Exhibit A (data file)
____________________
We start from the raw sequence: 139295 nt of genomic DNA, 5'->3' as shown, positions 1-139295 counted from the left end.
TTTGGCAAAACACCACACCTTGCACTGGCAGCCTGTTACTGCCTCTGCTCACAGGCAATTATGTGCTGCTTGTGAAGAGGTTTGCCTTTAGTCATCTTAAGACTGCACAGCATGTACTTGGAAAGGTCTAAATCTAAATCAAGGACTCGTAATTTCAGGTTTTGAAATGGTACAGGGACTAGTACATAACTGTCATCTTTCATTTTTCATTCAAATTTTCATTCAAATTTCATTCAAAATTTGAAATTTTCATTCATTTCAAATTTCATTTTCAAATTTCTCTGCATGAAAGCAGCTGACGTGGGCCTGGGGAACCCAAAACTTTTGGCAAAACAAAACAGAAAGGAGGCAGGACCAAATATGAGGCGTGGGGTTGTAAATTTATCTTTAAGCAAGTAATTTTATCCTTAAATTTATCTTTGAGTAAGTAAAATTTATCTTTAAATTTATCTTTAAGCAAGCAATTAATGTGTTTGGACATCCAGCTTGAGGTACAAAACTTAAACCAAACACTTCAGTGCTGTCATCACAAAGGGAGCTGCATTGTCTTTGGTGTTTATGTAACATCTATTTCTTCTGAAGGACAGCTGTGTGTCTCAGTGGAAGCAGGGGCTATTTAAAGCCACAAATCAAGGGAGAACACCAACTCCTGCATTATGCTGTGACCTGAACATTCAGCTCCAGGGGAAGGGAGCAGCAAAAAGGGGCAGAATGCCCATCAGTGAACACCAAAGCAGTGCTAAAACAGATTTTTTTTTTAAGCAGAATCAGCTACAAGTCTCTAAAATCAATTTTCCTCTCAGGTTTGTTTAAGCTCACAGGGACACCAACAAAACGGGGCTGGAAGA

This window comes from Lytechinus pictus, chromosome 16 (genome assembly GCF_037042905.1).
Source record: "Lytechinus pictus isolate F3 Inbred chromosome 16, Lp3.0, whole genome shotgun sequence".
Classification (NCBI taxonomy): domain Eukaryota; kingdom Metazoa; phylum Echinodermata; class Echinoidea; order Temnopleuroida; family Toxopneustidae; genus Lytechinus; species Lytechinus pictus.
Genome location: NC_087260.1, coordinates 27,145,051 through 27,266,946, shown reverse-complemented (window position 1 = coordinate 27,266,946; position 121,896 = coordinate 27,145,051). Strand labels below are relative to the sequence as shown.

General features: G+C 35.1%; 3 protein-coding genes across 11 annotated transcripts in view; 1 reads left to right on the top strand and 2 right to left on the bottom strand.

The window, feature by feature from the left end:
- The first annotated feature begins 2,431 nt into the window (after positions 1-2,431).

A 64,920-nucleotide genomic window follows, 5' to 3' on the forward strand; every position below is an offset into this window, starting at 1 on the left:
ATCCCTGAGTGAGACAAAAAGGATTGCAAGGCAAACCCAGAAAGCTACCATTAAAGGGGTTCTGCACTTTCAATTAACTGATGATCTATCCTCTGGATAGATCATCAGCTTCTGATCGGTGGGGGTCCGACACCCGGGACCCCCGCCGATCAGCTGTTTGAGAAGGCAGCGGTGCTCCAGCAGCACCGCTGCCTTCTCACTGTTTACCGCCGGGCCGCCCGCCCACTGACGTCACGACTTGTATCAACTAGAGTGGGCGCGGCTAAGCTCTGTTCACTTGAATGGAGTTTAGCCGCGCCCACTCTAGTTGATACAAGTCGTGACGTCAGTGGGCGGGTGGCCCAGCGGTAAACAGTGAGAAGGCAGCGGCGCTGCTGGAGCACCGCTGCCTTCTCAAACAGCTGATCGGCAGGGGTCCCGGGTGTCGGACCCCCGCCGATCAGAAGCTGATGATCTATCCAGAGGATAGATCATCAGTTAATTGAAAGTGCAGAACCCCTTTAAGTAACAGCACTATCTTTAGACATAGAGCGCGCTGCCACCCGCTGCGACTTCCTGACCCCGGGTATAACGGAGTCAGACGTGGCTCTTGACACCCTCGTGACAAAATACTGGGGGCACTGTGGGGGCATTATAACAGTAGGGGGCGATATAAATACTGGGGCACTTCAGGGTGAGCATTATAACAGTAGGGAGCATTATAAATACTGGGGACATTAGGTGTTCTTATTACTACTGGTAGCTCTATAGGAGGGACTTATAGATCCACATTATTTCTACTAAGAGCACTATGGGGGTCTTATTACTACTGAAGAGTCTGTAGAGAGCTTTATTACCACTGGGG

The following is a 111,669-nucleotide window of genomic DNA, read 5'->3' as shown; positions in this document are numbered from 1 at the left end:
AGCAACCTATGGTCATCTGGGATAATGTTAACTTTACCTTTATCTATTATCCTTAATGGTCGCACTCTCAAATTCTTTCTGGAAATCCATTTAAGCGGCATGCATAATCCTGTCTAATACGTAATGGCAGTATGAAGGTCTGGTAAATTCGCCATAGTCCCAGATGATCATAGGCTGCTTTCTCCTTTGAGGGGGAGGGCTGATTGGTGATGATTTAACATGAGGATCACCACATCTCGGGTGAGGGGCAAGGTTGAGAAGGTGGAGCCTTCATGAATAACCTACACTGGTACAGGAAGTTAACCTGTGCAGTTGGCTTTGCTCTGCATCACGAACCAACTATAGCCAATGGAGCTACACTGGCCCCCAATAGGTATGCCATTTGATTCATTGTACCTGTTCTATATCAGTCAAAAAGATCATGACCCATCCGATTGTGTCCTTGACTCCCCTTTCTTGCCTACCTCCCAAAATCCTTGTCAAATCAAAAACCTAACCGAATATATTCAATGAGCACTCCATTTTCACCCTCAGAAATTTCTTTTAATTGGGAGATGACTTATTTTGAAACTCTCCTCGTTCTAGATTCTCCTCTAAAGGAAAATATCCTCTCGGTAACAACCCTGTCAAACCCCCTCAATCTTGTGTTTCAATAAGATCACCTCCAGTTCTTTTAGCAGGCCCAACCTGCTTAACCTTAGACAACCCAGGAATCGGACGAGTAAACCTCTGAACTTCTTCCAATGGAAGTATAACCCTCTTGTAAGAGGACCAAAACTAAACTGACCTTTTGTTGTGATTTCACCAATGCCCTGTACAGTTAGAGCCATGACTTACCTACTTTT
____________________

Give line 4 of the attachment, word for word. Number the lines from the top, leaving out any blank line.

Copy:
Source record: "Lytechinus pictus isolate F3 Inbred chromosome 16, Lp3.0, whole genome shotgun sequence".